Ok I know this sounds little strange for an electronic gizmo, but I've had for 10 years, the same color calibrator. There are newer ones out there, but for a device that I literally use once a year, it seems sad to have to buy a new one. This is the Spyder3 and about three years ago, DataColor discontinued support for it. So my monitors have not been calibrated for a long time.

There is an open source project called DisplayCal which dispenses with the proprietary software, but for the last year, every time I've tried to use it with the Spyder3, it has crashed. Well, with all this pandemic isolation time on me, I've been fixing the house and thought I'd give it one last try before trashing the Spyder3 and getting a new calibrator (more on that below).

When it suddenly all started working. So here are notes on how to make an old Spyder3 work with DisplayCal:

1. Installation is easy with brew install displaycal which is great!
2. First of all, there are no real instructions for this as it's a pro tool. So when you get the first screen, it will ask you about downloading. So first plug in the Spyder3 to your Mac and it should detect it and download some software.
3. Now it asks whether you want a black background. Make sure to select no, otherwise you can't see the calibration menus. I really got stuck on this as the window is behind the black background. If you have multiple monitors, then make sure to move that window away before starting.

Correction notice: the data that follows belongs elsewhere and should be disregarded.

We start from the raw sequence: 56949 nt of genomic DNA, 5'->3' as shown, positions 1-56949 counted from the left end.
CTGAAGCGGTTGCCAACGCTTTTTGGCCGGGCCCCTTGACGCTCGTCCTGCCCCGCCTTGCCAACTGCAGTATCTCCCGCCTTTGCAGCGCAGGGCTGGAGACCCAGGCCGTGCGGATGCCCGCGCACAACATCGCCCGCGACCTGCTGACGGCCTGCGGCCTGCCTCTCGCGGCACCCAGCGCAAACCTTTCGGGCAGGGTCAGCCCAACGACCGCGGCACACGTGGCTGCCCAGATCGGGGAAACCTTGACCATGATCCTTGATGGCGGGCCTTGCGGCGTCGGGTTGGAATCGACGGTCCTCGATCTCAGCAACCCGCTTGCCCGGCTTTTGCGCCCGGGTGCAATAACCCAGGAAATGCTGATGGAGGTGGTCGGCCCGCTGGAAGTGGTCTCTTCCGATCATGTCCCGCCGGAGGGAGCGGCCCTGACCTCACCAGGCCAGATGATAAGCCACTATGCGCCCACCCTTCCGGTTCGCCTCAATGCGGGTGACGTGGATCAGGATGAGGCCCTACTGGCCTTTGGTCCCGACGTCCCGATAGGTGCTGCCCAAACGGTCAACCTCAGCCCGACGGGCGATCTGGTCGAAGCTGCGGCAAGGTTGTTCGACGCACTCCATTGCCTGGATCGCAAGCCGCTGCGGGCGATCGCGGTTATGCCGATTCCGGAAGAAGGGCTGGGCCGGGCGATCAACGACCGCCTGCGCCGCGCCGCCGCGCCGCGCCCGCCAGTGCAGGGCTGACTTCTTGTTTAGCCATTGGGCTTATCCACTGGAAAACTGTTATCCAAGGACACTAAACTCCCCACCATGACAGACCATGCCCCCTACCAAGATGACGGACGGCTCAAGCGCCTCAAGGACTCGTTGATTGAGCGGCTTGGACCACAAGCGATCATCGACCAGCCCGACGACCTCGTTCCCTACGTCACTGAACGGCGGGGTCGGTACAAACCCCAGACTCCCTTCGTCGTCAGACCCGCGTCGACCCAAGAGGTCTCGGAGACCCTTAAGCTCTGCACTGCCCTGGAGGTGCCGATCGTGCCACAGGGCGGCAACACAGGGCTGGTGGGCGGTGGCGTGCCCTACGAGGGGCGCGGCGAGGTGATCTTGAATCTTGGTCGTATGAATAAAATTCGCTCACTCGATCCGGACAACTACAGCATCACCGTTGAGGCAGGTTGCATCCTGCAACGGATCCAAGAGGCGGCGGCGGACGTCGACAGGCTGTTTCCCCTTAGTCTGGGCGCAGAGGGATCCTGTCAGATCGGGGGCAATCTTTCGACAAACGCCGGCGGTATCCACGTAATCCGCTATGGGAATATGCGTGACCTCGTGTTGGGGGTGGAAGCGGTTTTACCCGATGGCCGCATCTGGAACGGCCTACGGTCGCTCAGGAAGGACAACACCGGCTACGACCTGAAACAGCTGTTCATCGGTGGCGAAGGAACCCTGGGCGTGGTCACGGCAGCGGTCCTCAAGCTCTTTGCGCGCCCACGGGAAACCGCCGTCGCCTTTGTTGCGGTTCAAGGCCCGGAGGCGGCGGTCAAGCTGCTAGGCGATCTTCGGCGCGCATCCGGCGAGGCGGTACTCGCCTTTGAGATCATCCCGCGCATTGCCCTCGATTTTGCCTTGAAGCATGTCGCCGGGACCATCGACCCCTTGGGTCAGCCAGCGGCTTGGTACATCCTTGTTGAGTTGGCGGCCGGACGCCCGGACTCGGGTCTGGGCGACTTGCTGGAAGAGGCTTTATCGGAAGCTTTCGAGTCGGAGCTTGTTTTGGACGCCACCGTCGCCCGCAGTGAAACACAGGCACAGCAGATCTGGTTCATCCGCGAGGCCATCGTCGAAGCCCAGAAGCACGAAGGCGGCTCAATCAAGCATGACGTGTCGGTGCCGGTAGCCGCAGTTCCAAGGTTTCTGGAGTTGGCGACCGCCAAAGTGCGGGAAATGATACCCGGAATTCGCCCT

4. The startup time is long like a minute, so be patient, but eventually, it should have a dialog with a button that says Start Measurement the point here is to get your monitor roughly right. It then will show a grey color swatch and you click.
5. The most important thing is actually at the bottom which is the light output. The thing is constantly taking measurements and emits a click sound. You need to set the brightness of your monitor to the right level. It is confusing because the top part which about targets and you want to get Red, Green and Blue in the center. But the bottom is not. The arrow is just what you had it first set at and gives you the brightness measured in Cd/m^2 (don't ask, but this is candlepower per square meter).
6. Here you have to manually figure out how bright you want things. If you are doing prepress, then you want it at 80-120 and the room should be dark. I have previously calibrated this, but you need to know the right brightness. If you are doing this is a daylit (but no direct sunlight!) room, then you set it higher at 140-160Cd/m2. We have a few rooms, but the dark rooms we set for 120 and then if there is a skylight for 160. For our MacBooks, we set to 150 because they could be in daylight and you have to remember the brightness settings. For a MacBook 2017, 150 is 7/0 clicks.
7. Now comes the laborious process of getting your monitor close to the right color. Every monitor is different, but for an ASUS, typically, you need to find a setting that is basically "User" mode. On older monitors, this is just labeled User but in later ones, you need to find a setting like Standard that let's you do manual settings. Some of the modes like sRGB for instance lockout the color controls.